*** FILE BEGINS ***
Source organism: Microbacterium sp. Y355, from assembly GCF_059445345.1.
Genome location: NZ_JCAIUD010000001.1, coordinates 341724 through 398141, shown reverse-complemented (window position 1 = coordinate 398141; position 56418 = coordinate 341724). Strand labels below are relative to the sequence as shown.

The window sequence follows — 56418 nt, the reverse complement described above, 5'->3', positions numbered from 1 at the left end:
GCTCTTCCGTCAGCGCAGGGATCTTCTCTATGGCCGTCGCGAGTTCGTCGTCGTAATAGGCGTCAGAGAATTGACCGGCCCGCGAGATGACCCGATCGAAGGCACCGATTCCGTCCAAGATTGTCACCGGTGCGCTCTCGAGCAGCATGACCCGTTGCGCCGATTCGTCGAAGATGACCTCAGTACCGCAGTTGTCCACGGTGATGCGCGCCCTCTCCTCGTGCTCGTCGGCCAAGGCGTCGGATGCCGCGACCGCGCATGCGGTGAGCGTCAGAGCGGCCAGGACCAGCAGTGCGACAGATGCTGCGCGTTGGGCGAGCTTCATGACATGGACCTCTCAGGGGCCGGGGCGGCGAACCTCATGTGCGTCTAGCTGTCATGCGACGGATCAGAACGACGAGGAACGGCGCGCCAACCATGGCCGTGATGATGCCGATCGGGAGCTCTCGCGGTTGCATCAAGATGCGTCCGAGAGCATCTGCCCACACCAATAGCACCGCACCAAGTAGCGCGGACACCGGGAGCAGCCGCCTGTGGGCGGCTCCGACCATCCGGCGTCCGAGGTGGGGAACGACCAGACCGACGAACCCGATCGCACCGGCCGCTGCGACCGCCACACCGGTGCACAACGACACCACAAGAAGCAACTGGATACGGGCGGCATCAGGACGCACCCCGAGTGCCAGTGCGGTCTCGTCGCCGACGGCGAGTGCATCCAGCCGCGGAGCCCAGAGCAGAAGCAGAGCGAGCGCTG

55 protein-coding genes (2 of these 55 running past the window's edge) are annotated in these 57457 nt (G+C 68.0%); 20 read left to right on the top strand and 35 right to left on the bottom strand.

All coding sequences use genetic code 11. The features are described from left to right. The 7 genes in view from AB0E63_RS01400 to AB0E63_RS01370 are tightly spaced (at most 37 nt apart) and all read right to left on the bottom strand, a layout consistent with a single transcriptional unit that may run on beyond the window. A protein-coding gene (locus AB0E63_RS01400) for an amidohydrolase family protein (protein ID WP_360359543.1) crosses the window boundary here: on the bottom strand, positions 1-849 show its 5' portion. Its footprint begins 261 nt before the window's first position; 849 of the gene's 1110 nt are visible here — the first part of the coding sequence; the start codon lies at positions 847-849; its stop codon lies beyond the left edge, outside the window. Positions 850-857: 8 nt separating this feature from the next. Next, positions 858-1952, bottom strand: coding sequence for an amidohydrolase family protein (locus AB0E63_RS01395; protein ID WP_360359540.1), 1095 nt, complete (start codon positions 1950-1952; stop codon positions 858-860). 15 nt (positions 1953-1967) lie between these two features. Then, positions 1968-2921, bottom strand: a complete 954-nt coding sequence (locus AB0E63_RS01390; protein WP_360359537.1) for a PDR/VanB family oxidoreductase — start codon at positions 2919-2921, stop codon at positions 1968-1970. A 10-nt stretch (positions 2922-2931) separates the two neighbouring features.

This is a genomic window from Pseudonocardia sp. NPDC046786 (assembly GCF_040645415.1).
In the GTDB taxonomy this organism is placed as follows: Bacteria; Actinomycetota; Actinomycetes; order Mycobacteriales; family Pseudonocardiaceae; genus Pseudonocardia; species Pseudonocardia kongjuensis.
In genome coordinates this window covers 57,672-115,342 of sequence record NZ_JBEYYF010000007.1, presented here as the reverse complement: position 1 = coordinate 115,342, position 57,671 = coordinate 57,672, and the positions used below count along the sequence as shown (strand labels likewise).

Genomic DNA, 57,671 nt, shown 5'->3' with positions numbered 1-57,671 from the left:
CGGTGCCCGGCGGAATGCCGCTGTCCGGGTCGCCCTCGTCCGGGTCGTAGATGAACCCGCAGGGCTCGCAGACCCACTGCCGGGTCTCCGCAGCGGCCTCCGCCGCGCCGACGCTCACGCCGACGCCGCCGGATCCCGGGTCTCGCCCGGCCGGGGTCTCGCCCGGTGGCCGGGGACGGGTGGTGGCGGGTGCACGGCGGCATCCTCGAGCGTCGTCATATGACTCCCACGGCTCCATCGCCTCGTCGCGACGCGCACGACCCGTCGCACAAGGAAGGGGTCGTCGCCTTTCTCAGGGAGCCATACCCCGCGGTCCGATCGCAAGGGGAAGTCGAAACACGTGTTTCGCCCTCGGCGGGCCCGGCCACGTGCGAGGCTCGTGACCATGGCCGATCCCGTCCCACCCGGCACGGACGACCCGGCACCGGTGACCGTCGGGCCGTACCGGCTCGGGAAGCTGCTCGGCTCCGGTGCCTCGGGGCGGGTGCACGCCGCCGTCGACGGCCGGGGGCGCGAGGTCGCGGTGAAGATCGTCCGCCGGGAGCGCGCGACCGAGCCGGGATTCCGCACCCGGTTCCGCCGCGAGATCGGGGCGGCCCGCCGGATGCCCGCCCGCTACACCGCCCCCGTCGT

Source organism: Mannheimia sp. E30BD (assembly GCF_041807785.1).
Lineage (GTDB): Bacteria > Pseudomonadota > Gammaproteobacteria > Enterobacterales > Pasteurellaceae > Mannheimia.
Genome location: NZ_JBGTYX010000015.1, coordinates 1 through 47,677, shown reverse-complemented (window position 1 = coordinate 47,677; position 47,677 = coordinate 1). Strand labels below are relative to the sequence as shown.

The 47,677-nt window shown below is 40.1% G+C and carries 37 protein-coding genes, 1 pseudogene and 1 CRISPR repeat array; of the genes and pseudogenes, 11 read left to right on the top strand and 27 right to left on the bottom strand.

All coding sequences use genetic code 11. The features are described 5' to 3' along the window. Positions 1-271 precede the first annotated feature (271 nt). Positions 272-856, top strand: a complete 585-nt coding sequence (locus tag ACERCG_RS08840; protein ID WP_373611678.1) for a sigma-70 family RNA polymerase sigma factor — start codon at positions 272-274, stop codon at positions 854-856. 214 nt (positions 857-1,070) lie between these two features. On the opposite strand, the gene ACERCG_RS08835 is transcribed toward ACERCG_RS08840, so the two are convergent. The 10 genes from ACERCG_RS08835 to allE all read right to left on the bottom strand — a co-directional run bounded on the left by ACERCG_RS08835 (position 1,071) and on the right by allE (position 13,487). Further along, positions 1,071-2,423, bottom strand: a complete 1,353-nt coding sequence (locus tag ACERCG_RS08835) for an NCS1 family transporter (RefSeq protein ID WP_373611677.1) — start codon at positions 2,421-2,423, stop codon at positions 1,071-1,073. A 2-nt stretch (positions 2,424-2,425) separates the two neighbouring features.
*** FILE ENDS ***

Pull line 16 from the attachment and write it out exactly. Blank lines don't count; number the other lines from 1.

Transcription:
All coding sequences use genetic code 11. The features are described 5' to 3' along the window. Positions 1-271 precede the first annotated feature (271 nt). Positions 272-856, top strand: a complete 585-nt coding sequence (locus tag ACERCG_RS08840; protein ID WP_373611678.1) for a sigma-70 family RNA polymerase sigma factor — start codon at positions 272-274, stop codon at positions 854-856. 214 nt (positions 857-1,070) lie between these two features. On the opposite strand, the gene ACERCG_RS08835 is transcribed toward ACERCG_RS08840, so the two are convergent. The 10 genes from ACERCG_RS08835 to allE all read right to left on the bottom strand — a co-directional run bounded on the left by ACERCG_RS08835 (position 1,071) and on the right by allE (position 13,487). Further along, positions 1,071-2,423, bottom strand: a complete 1,353-nt coding sequence (locus tag ACERCG_RS08835) for an NCS1 family transporter (RefSeq protein ID WP_373611677.1) — start codon at positions 2,421-2,423, stop codon at positions 1,071-1,073. A 2-nt stretch (positions 2,424-2,425) separates the two neighbouring features.